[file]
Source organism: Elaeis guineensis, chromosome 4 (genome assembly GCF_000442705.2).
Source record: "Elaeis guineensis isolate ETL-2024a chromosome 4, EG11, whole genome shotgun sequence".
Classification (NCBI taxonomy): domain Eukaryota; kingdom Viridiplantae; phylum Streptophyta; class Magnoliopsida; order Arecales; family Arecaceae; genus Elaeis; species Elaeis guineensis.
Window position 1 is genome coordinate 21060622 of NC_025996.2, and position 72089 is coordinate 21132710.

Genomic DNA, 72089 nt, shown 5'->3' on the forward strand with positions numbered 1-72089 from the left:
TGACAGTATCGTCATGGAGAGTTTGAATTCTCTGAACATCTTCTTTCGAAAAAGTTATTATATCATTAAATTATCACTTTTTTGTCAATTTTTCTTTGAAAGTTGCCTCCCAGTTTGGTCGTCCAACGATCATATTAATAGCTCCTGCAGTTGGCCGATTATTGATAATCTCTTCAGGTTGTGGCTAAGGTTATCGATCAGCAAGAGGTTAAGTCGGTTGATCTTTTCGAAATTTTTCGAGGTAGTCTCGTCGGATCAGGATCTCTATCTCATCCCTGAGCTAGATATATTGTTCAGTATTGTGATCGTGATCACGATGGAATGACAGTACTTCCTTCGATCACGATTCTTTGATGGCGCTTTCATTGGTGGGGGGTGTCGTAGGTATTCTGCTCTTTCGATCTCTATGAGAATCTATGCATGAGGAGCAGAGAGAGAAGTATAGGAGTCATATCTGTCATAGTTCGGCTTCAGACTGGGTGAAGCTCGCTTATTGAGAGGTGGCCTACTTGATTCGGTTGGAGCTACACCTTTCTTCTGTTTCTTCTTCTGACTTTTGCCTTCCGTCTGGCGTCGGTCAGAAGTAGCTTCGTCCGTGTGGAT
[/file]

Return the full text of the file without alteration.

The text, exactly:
Source organism: Elaeis guineensis, chromosome 4 (genome assembly GCF_000442705.2).
Source record: "Elaeis guineensis isolate ETL-2024a chromosome 4, EG11, whole genome shotgun sequence".
Classification (NCBI taxonomy): domain Eukaryota; kingdom Viridiplantae; phylum Streptophyta; class Magnoliopsida; order Arecales; family Arecaceae; genus Elaeis; species Elaeis guineensis.
Window position 1 is genome coordinate 21060622 of NC_025996.2, and position 72089 is coordinate 21132710.

Genomic DNA, 72089 nt, shown 5'->3' on the forward strand with positions numbered 1-72089 from the left:
TGACAGTATCGTCATGGAGAGTTTGAATTCTCTGAACATCTTCTTTCGAAAAAGTTATTATATCATTAAATTATCACTTTTTTGTCAATTTTTCTTTGAAAGTTGCCTCCCAGTTTGGTCGTCCAACGATCATATTAATAGCTCCTGCAGTTGGCCGATTATTGATAATCTCTTCAGGTTGTGGCTAAGGTTATCGATCAGCAAGAGGTTAAGTCGGTTGATCTTTTCGAAATTTTTCGAGGTAGTCTCGTCGGATCAGGATCTCTATCTCATCCCTGAGCTAGATATATTGTTCAGTATTGTGATCGTGATCACGATGGAATGACAGTACTTCCTTCGATCACGATTCTTTGATGGCGCTTTCATTGGTGGGGGGTGTCGTAGGTATTCTGCTCTTTCGATCTCTATGAGAATCTATGCATGAGGAGCAGAGAGAGAAGTATAGGAGTCATATCTGTCATAGTTCGGCTTCAGACTGGGTGAAGCTCGCTTATTGAGAGGTGGCCTACTTGATTCGGTTGGAGCTACACCTTTCTTCTGTTTCTTCTTCTGACTTTTGCCTTCCGTCTGGCGTCGGTCAGAAGTAGCTTCGTCCGTGTGGAT